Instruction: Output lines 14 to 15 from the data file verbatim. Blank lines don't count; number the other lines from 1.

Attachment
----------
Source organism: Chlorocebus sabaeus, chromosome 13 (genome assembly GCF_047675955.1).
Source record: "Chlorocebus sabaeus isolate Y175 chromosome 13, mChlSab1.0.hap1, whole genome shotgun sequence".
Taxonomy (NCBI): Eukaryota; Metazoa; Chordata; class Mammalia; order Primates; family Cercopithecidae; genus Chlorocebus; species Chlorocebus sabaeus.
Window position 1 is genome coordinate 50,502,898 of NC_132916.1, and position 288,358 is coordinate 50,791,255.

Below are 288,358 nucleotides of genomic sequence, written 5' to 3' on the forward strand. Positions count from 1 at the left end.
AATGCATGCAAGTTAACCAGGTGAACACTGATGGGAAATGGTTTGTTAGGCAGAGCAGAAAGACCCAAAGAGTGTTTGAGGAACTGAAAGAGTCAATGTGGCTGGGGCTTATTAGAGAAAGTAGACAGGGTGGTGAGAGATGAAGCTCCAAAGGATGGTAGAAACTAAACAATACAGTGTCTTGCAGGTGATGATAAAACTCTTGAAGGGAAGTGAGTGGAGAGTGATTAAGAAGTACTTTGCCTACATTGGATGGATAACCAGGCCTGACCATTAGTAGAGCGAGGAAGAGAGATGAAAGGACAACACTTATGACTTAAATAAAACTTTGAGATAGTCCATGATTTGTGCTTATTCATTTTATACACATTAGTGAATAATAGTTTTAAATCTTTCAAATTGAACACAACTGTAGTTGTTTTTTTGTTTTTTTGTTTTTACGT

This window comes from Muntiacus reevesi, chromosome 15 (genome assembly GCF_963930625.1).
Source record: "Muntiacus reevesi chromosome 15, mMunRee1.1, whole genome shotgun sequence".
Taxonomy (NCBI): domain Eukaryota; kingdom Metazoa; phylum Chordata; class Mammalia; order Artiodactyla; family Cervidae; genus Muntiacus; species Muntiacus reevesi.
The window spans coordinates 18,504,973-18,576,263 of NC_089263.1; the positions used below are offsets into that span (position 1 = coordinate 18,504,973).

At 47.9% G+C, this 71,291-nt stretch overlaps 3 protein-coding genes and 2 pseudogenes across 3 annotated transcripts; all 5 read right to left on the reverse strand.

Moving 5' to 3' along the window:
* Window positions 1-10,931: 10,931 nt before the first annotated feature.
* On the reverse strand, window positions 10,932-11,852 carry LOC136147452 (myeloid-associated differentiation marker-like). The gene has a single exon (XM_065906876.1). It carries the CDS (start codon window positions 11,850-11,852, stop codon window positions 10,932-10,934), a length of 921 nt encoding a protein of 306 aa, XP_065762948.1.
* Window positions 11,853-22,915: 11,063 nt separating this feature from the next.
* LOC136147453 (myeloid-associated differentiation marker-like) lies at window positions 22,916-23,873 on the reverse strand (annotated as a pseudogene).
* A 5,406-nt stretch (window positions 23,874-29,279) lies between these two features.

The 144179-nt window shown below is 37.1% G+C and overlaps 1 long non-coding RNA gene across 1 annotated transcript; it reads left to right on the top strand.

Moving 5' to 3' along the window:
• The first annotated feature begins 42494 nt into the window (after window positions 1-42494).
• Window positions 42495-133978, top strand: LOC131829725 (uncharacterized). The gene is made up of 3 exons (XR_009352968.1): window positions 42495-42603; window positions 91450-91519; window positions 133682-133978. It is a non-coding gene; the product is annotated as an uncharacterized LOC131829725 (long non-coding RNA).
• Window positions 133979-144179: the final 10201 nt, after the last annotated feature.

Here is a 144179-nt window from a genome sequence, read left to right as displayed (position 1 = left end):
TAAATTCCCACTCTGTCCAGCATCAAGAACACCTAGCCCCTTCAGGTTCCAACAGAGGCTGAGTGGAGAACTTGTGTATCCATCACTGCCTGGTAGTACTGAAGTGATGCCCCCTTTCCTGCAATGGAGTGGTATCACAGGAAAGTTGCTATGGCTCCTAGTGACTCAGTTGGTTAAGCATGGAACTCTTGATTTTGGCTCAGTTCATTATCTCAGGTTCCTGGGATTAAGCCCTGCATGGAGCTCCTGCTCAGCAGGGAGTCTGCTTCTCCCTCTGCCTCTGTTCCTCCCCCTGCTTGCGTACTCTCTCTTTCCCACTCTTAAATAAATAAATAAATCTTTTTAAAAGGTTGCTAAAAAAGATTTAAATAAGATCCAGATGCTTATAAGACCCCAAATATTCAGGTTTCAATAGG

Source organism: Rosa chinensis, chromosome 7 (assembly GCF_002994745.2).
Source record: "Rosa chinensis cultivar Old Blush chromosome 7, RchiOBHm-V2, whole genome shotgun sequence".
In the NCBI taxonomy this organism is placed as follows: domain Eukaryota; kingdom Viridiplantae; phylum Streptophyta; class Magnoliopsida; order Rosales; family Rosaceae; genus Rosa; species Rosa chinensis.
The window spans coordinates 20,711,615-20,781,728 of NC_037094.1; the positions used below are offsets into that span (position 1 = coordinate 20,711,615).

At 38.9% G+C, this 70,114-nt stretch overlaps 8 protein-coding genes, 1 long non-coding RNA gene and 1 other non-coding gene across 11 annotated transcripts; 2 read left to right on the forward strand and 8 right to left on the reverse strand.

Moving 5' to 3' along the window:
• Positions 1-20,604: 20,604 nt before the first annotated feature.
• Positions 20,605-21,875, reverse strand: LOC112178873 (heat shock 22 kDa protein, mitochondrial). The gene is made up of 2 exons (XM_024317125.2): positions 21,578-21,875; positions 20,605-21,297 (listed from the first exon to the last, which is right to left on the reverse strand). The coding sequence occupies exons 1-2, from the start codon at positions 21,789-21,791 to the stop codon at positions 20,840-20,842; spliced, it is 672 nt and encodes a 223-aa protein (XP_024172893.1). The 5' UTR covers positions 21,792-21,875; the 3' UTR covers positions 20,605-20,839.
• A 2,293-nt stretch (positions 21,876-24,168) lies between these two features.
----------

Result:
* On the reverse strand, window positions 10,932-11,852 carry LOC136147452 (myeloid-associated differentiation marker-like). The gene has a single exon (XM_065906876.1). It carries the CDS (start codon window positions 11,850-11,852, stop codon window positions 10,932-10,934), a length of 921 nt encoding a protein of 306 aa, XP_065762948.1.
* Window positions 11,853-22,915: 11,063 nt separating this feature from the next.